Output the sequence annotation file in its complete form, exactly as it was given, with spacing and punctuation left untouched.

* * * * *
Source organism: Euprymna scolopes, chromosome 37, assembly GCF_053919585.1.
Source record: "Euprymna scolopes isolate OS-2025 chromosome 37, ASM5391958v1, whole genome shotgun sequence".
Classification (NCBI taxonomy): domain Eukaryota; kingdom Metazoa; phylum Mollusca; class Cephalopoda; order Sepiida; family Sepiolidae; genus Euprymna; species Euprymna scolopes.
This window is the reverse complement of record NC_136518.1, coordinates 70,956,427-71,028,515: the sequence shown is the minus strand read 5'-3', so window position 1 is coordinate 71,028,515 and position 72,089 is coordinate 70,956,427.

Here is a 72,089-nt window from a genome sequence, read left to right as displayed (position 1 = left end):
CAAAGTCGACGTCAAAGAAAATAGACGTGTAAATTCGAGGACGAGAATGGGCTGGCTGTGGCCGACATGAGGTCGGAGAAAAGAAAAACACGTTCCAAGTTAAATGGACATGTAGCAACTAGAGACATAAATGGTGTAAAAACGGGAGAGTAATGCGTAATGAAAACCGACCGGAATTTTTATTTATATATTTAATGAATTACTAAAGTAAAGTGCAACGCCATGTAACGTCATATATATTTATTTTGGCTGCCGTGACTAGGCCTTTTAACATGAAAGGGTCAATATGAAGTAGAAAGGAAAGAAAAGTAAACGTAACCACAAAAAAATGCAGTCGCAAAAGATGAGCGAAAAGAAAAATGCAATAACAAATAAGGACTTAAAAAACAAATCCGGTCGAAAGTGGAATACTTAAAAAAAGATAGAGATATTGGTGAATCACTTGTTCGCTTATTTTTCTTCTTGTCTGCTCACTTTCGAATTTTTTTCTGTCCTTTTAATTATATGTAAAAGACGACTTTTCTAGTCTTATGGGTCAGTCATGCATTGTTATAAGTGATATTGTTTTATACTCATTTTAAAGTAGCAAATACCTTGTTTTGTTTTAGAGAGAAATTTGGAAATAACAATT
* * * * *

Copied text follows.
Source organism: Euprymna scolopes, chromosome 37, assembly GCF_053919585.1.
Source record: "Euprymna scolopes isolate OS-2025 chromosome 37, ASM5391958v1, whole genome shotgun sequence".
Classification (NCBI taxonomy): domain Eukaryota; kingdom Metazoa; phylum Mollusca; class Cephalopoda; order Sepiida; family Sepiolidae; genus Euprymna; species Euprymna scolopes.
This window is the reverse complement of record NC_136518.1, coordinates 70,956,427-71,028,515: the sequence shown is the minus strand read 5'-3', so window position 1 is coordinate 71,028,515 and position 72,089 is coordinate 70,956,427.

Here is a 72,089-nt window from a genome sequence, read left to right as displayed (position 1 = left end):
CAAAGTCGACGTCAAAGAAAATAGACGTGTAAATTCGAGGACGAGAATGGGCTGGCTGTGGCCGACATGAGGTCGGAGAAAAGAAAAACACGTTCCAAGTTAAATGGACATGTAGCAACTAGAGACATAAATGGTGTAAAAACGGGAGAGTAATGCGTAATGAAAACCGACCGGAATTTTTATTTATATATTTAATGAATTACTAAAGTAAAGTGCAACGCCATGTAACGTCATATATATTTATTTTGGCTGCCGTGACTAGGCCTTTTAACATGAAAGGGTCAATATGAAGTAGAAAGGAAAGAAAAGTAAACGTAACCACAAAAAAATGCAGTCGCAAAAGATGAGCGAAAAGAAAAATGCAATAACAAATAAGGACTTAAAAAACAAATCCGGTCGAAAGTGGAATACTTAAAAAAAGATAGAGATATTGGTGAATCACTTGTTCGCTTATTTTTCTTCTTGTCTGCTCACTTTCGAATTTTTTTCTGTCCTTTTAATTATATGTAAAAGACGACTTTTCTAGTCTTATGGGTCAGTCATGCATTGTTATAAGTGATATTGTTTTATACTCATTTTAAAGTAGCAAATACCTTGTTTTGTTTTAGAGAGAAATTTGGAAATAACAATT